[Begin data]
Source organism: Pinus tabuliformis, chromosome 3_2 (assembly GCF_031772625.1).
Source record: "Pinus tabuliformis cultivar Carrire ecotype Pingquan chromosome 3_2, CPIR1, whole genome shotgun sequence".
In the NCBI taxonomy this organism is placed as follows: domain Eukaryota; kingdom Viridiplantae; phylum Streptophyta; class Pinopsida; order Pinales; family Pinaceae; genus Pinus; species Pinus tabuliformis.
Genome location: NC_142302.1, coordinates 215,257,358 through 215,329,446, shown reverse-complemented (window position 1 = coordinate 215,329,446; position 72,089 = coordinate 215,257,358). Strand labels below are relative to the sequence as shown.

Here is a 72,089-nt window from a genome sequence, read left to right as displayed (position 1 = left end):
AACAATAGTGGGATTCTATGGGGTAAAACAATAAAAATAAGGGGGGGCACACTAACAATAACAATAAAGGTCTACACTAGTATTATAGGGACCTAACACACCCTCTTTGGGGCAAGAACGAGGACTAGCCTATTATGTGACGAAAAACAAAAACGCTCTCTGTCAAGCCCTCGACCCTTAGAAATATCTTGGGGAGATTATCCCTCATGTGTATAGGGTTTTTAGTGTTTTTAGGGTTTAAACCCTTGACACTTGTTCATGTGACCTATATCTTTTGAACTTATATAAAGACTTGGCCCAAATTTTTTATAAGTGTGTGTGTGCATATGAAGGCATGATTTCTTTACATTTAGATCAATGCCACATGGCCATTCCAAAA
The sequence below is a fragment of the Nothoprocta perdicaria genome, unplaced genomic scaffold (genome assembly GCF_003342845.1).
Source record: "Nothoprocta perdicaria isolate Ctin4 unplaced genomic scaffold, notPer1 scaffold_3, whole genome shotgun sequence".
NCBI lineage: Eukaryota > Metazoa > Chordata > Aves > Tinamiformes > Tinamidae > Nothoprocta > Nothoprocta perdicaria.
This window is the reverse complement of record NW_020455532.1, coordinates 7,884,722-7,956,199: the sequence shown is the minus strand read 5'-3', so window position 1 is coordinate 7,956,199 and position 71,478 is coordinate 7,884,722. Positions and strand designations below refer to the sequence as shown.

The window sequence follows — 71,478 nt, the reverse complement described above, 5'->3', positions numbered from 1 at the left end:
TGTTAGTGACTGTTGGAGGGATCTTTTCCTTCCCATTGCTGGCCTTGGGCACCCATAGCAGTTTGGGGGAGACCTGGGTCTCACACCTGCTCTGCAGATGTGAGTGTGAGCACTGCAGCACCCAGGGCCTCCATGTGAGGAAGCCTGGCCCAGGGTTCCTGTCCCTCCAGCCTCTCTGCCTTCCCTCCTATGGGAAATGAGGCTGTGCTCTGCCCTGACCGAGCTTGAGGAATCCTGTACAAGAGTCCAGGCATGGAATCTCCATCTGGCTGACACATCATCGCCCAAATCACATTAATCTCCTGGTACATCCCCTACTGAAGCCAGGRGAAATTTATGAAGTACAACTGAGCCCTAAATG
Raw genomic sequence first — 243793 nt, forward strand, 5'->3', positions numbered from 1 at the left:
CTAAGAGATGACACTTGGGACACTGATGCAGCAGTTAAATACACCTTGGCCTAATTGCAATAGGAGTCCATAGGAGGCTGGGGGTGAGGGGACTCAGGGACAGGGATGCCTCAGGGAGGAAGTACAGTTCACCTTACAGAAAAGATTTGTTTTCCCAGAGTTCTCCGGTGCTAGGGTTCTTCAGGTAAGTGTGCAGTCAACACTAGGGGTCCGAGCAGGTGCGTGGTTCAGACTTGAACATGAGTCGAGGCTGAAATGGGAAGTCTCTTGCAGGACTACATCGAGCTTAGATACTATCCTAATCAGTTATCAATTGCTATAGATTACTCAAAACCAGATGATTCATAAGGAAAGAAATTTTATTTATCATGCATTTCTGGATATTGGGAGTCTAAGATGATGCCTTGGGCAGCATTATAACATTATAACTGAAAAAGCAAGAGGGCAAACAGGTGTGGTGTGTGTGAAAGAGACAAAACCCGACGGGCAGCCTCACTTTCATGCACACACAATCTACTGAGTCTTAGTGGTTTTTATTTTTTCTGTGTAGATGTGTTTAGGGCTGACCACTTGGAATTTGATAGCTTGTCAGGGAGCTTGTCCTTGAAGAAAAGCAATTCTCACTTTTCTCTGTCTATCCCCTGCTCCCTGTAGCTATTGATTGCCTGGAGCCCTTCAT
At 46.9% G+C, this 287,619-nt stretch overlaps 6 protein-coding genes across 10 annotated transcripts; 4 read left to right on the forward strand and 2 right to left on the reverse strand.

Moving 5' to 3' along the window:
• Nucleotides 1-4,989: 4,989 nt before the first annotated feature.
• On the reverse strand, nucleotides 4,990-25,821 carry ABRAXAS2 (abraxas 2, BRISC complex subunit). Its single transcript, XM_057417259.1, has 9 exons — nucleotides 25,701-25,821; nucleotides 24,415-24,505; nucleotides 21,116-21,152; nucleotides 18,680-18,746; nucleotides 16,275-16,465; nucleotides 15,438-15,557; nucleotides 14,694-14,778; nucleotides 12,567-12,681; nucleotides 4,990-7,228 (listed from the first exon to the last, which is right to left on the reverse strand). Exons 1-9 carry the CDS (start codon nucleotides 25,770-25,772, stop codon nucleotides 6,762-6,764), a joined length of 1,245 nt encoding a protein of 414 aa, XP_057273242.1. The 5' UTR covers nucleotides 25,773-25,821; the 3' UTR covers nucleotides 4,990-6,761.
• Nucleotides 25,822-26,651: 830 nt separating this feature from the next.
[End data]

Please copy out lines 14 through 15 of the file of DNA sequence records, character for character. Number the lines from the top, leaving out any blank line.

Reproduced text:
CTAAGAGATGACACTTGGGACACTGATGCAGCAGTTAAATACACCTTGGCCTAATTGCAATAGGAGTCCATAGGAGGCTGGGGGTGAGGGGACTCAGGGACAGGGATGCCTCAGGGAGGAAGTACAGTTCACCTTACAGAAAAGATTTGTTTTCCCAGAGTTCTCCGGTGCTAGGGTTCTTCAGGTAAGTGTGCAGTCAACACTAGGGGTCCGAGCAGGTGCGTGGTTCAGACTTGAACATGAGTCGAGGCTGAAATGGGAAGTCTCTTGCAGGACTACATCGAGCTTAGATACTATCCTAATCAGTTATCAATTGCTATAGATTACTCAAAACCAGATGATTCATAAGGAAAGAAATTTTATTTATCATGCATTTCTGGATATTGGGAGTCTAAGATGATGCCTTGGGCAGCATTATAACATTATAACTGAAAAAGCAAGAGGGCAAACAGGTGTGGTGTGTGTGAAAGAGACAAAACCCGACGGGCAGCCTCACTTTCATGCACACACAATCTACTGAGTCTTAGTGGTTTTTATTTTTTCTGTGTAGATGTGTTTAGGGCTGACCACTTGGAATTTGATAGCTTGTCAGGGAGCTTGTCCTTGAAGAAAAGCAATTCTCACTTTTCTCTGTCTATCCCCTGCTCCCTGTAGCTATTGATTGCCTGGAGCCCTTCAT
At 46.9% G+C, this 287,619-nt stretch overlaps 6 protein-coding genes across 10 annotated transcripts; 4 read left to right on the forward strand and 2 right to left on the reverse strand.